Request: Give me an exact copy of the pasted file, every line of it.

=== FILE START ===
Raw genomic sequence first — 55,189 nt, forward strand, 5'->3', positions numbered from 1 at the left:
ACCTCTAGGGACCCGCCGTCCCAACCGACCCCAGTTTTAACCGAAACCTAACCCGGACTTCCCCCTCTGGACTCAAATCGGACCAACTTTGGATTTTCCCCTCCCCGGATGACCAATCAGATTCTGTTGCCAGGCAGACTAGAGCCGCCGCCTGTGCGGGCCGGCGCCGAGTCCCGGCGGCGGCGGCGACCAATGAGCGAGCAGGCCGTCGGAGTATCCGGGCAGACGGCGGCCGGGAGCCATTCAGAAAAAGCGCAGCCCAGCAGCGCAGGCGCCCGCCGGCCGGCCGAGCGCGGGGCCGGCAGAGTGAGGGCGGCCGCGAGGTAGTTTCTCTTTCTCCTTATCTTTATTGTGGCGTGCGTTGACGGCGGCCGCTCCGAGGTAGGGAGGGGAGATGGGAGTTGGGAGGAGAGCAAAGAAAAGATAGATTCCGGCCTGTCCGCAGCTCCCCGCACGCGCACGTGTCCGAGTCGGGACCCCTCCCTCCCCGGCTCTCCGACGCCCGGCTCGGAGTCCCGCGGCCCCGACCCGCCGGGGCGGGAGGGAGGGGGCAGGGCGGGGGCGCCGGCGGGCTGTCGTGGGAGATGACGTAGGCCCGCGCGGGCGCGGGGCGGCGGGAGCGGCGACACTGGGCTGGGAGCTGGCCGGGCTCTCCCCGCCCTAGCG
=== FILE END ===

Raw genomic sequence first — 55,189 nt, forward strand, 5'->3', positions numbered from 1 at the left:
ACCTCTAGGGACCCGCCGTCCCAACCGACCCCAGTTTTAACCGAAACCTAACCCGGACTTCCCCCTCTGGACTCAAATCGGACCAACTTTGGATTTTCCCCTCCCCGGATGACCAATCAGATTCTGTTGCCAGGCAGACTAGAGCCGCCGCCTGTGCGGGCCGGCGCCGAGTCCCGGCGGCGGCGGCGACCAATGAGCGAGCAGGCCGTCGGAGTATCCGGGCAGACGGCGGCCGGGAGCCATTCAGAAAAAGCGCAGCCCAGCAGCGCAGGCGCCCGCCGGCCGGCCGAGCGCGGGGCCGGCAGAGTGAGGGCGGCCGCGAGGTAGTTTCTCTTTCTCCTTATCTTTATTGTGGCGTGCGTTGACGGCGGCCGCTCCGAGGTAGGGAGGGGAGATGGGAGTTGGGAGGAGAGCAAAGAAAAGATAGATTCCGGCCTGTCCGCAGCTCCCCGCACGCGCACGTGTCCGAGTCGGGACCCCTCCCTCCCCGGCTCTCCGACGCCCGGCTCGGAGTCCCGCGGCCCCGACCCGCCGGGGCGGGAGGGAGGGGGCAGGGCGGGGGCGCCGGCGGGCTGTCGTGGGAGATGACGTAGGCCCGCGCGGGCGCGGGGCGGCGGGAGCGGCGACACTGGGCTGGGAGCTGGCCGGGCTCTCCCCGCCCTAGCG